Equal Weight Sector ETFs
"Equal weight" means that all stocks have a similar weighting in the index, regardless of the company's size. In an equal weight index, each stock has the same impact on the overall performance of the index. In a market weight index, the large cap stocks have a greater impact than the small cap stocks. Therefore, an equal weight index will outperform a market weight index when small cap stocks are outperforming large cap stocks.
Each sector ETF is rebalanced quarterly to maintain an approximately equal weighting among all stocks. This is essentially a buy low, sell high strategy as shares in those stocks that have outperformed will be sold and shares in those companies that have underperformed will be bought. It is important to note that more rebalancing will lead to higher transaction costs and lower tax efficiency, since the stocks with the greatest gains have to be sold, triggering capital gains.
An example of this type of ETF is the Guggenheim S&P 500 Equal-Weight Sector ETF (ARCA:RSP), which is based on the S&P 500 index and the GICS. Rather than using the 10 main sectors, they will use only nine, combining information technology and telecommunications into one sector called technology.
Fundamentally Weighted Sector ETFs
Fundamentally weighted indexes are a relatively new type of index. Rather than being based on the market cap or equal weight, the weighting of each stock in the index will be based on the underlying fundamentals.
When market weight indexes are used, they tend to give greater weight to overvalued stocks compared to using the underlying fundamentals. Consequently, fundamentally weighted indexes have a greater value tilt than the market weighted indexes. Fundamentally weighted indexes are also weighted towards large companies over small companies.
As the underlying price and fundamentals change, the fundamentally weighted ETF will have to regularly buy and sell stocks. This leads to higher portfolio turnover, resulting in potentially higher trading costs and lower tax efficiency.
PowerShares has created a series of sector ETFs based on a fundamentally weighted sector index. They are based on the FTSE RAFI US 1000 Index. FTSE is an independent company owned by The Financial Times and the London Stock Exchange. RAFI stands for Research Affiliates Fundamental Index. The FTSE RAFI U.S. 1000 index will consist of the 1,000 U.S.-listed companies with the largest RAFI fundamental values. The factors that determine the fundamental value are sales, cash flow, book value and dividends. Those companies that are deemed the largest by those underlying factors will have the largest weights in the index.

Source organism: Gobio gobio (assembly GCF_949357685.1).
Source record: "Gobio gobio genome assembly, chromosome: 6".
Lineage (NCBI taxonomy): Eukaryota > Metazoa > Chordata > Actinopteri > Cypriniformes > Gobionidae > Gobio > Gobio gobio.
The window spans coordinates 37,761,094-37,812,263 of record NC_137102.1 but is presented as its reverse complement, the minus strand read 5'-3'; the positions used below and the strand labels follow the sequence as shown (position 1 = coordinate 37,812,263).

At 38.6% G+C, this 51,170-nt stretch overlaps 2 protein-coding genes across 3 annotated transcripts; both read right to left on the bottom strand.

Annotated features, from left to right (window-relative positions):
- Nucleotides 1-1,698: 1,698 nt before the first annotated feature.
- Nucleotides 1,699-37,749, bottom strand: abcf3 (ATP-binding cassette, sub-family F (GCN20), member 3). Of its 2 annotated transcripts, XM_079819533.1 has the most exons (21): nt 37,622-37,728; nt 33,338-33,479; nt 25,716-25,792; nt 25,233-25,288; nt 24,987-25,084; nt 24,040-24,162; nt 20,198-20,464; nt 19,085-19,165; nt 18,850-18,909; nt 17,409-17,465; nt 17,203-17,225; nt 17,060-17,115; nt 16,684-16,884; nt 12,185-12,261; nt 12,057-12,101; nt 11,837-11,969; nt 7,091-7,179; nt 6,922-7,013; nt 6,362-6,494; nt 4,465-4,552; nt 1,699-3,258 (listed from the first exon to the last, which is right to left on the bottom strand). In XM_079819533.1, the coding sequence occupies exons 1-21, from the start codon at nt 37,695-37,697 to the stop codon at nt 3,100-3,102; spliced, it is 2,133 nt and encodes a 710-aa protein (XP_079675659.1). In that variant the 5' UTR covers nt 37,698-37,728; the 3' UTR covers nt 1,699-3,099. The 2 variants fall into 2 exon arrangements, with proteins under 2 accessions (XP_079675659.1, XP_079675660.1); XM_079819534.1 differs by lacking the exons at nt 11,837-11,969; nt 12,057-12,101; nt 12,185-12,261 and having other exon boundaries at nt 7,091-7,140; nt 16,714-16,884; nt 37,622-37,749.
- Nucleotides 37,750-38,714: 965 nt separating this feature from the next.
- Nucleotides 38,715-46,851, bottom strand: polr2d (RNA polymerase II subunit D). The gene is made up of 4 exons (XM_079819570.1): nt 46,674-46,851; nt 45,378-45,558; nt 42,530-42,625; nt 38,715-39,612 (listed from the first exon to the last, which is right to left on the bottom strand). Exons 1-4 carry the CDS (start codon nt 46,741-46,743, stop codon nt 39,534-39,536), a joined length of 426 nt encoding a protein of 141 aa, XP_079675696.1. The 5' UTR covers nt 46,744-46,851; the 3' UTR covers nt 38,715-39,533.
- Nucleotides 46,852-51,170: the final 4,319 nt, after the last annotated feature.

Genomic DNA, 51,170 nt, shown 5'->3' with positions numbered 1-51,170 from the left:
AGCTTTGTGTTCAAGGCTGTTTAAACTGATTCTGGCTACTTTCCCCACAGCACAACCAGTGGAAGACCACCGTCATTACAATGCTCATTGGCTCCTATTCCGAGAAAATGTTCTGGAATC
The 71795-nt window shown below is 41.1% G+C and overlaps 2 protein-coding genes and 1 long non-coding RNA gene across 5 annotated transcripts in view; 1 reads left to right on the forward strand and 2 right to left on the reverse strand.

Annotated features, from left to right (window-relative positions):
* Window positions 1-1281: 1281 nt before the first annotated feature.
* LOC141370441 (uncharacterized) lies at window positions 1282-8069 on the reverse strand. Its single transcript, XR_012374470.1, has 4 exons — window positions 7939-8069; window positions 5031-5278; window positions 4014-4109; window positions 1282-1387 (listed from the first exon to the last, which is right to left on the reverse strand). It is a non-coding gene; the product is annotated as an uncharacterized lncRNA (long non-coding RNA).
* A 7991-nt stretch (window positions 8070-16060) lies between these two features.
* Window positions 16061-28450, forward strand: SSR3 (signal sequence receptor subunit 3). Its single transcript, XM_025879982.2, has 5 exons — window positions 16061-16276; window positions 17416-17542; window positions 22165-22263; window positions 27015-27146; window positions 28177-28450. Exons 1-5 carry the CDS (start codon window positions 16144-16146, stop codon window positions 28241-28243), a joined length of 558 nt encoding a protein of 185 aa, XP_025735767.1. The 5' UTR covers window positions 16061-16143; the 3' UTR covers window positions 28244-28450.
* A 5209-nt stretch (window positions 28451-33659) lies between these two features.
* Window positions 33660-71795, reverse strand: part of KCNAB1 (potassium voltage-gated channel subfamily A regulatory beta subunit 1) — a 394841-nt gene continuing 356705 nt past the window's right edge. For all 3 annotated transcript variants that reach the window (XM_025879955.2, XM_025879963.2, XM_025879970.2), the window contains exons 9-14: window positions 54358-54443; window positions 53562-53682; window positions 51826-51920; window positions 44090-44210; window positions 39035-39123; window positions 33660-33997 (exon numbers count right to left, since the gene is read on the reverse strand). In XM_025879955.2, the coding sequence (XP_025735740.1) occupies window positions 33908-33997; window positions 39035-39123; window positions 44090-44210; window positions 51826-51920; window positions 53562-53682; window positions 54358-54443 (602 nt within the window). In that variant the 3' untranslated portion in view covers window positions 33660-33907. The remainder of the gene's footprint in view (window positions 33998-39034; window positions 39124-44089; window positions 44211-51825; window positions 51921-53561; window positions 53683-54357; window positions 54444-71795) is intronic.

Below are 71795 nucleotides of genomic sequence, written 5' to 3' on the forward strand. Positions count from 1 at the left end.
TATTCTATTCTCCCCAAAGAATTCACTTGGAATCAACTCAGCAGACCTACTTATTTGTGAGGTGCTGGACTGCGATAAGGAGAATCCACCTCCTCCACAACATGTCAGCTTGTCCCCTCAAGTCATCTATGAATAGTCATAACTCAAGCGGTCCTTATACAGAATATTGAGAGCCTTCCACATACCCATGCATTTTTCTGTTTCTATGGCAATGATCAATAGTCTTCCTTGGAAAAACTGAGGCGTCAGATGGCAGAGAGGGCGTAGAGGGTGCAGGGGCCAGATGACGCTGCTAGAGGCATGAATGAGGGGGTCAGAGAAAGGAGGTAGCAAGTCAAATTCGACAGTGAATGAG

Leveraged Sector ETFs
Leveraged ETFs provide another way to get exposure to an entire U.S. equity sector. However, unlike other sector ETFs, which track an index, the leveraged sector ETFs provide a greater exposure to changes in price and volatility of an underlying index. For example, a sector index that moves up 1% would result in the corresponding leveraged sector ETF going up 2%. Similarly, if an index dropped by 1%, the leveraged ETF should drop by 2%. They also differ from other sector ETFs in that they will not own underlying stocks but use options and futures contracts to provide the leverage.
Leveraged ETFs are useful for playing short-term market movements more effectively than regular ETFs. They allow investors to increase exposure to a sector without needing to borrow money. They can be purchased in retirement accounts that do not allow margin lending.
However, leveraged ETFs have higher expense ratios than standard ETFs, proportionate to their exposure. The use of futures and options means that dividend income will be lower or nonexistent compared to regular sector ETFs.
PowerShares Ultra Sector ETFs are based on the Dow Jones U.S. index. The Dow Jones U.S. index is a market capitalization weighted index designed to represent 95% of the U.S. equity market. The ICB is used to determine the composition of the sectors.
The Bottom Line
Although there are many different types of sector ETFs, those interested in building a portfolio using sector ETFs as building blocks should focus on those families of ETFs that cover the full universe of sectors that make up the underlying index. Lastly, each investor should also consider the underlying index and weighting scheme that is used to create the ETF before implementing them into a strategy.